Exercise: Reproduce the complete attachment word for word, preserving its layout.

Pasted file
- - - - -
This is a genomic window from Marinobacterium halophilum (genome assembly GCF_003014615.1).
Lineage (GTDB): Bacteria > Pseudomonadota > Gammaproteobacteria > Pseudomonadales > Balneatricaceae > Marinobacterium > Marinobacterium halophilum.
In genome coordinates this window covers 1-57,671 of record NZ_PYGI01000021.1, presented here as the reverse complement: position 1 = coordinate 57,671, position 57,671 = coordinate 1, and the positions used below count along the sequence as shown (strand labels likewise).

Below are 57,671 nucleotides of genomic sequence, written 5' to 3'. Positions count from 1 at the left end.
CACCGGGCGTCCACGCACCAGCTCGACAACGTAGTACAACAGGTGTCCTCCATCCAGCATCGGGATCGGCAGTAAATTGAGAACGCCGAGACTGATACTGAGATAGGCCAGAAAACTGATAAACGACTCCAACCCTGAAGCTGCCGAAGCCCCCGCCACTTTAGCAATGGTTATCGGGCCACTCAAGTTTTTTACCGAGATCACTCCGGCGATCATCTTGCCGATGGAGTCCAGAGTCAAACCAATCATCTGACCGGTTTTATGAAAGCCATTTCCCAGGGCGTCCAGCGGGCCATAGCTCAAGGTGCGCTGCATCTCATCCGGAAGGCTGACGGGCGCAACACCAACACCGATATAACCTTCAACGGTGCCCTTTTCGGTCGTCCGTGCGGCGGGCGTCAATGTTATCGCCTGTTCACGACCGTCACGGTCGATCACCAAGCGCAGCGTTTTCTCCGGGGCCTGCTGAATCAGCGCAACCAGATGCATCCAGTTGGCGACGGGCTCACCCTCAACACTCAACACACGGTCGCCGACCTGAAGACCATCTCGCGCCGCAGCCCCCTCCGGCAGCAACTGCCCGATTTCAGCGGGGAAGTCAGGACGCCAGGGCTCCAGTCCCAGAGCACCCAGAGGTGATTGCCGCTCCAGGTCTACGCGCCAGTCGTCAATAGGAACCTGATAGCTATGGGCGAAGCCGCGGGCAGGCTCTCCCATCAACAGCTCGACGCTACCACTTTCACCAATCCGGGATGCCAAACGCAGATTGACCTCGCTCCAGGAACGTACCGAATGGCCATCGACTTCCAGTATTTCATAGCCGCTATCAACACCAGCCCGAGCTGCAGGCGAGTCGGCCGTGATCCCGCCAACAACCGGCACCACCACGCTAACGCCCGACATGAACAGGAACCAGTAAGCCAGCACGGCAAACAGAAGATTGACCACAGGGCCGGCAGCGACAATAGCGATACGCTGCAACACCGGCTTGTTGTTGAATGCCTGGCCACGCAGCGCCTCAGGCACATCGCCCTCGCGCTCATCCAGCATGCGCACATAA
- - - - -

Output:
This is a genomic window from Marinobacterium halophilum (genome assembly GCF_003014615.1).
Lineage (GTDB): Bacteria > Pseudomonadota > Gammaproteobacteria > Pseudomonadales > Balneatricaceae > Marinobacterium > Marinobacterium halophilum.
In genome coordinates this window covers 1-57,671 of record NZ_PYGI01000021.1, presented here as the reverse complement: position 1 = coordinate 57,671, position 57,671 = coordinate 1, and the positions used below count along the sequence as shown (strand labels likewise).

Below are 57,671 nucleotides of genomic sequence, written 5' to 3'. Positions count from 1 at the left end.
CACCGGGCGTCCACGCACCAGCTCGACAACGTAGTACAACAGGTGTCCTCCATCCAGCATCGGGATCGGCAGTAAATTGAGAACGCCGAGACTGATACTGAGATAGGCCAGAAAACTGATAAACGACTCCAACCCTGAAGCTGCCGAAGCCCCCGCCACTTTAGCAATGGTTATCGGGCCACTCAAGTTTTTTACCGAGATCACTCCGGCGATCATCTTGCCGATGGAGTCCAGAGTCAAACCAATCATCTGACCGGTTTTATGAAAGCCATTTCCCAGGGCGTCCAGCGGGCCATAGCTCAAGGTGCGCTGCATCTCATCCGGAAGGCTGACGGGCGCAACACCAACACCGATATAACCTTCAACGGTGCCCTTTTCGGTCGTCCGTGCGGCGGGCGTCAATGTTATCGCCTGTTCACGACCGTCACGGTCGATCACCAAGCGCAGCGTTTTCTCCGGGGCCTGCTGAATCAGCGCAACCAGATGCATCCAGTTGGCGACGGGCTCACCCTCAACACTCAACACACGGTCGCCGACCTGAAGACCATCTCGCGCCGCAGCCCCCTCCGGCAGCAACTGCCCGATTTCAGCGGGGAAGTCAGGACGCCAGGGCTCCAGTCCCAGAGCACCCAGAGGTGATTGCCGCTCCAGGTCTACGCGCCAGTCGTCAATAGGAACCTGATAGCTATGGGCGAAGCCGCGGGCAGGCTCTCCCATCAACAGCTCGACGCTACCACTTTCACCAATCCGGGATGCCAAACGCAGATTGACCTCGCTCCAGGAACGTACCGAATGGCCATCGACTTCCAGTATTTCATAGCCGCTATCAACACCAGCCCGAGCTGCAGGCGAGTCGGCCGTGATCCCGCCAACAACCGGCACCACCACGCTAACGCCCGACATGAACAGGAACCAGTAAGCCAGCACGGCAAACAGAAGATTGACCACAGGGCCGGCAGCGACAATAGCGATACGCTGCAACACCGGCTTGTTGTTGAATGCCTGGCCACGCAGCGCCTCAGGCACATCGCCCTCGCGCTCATCCAGCATGCGCACATAA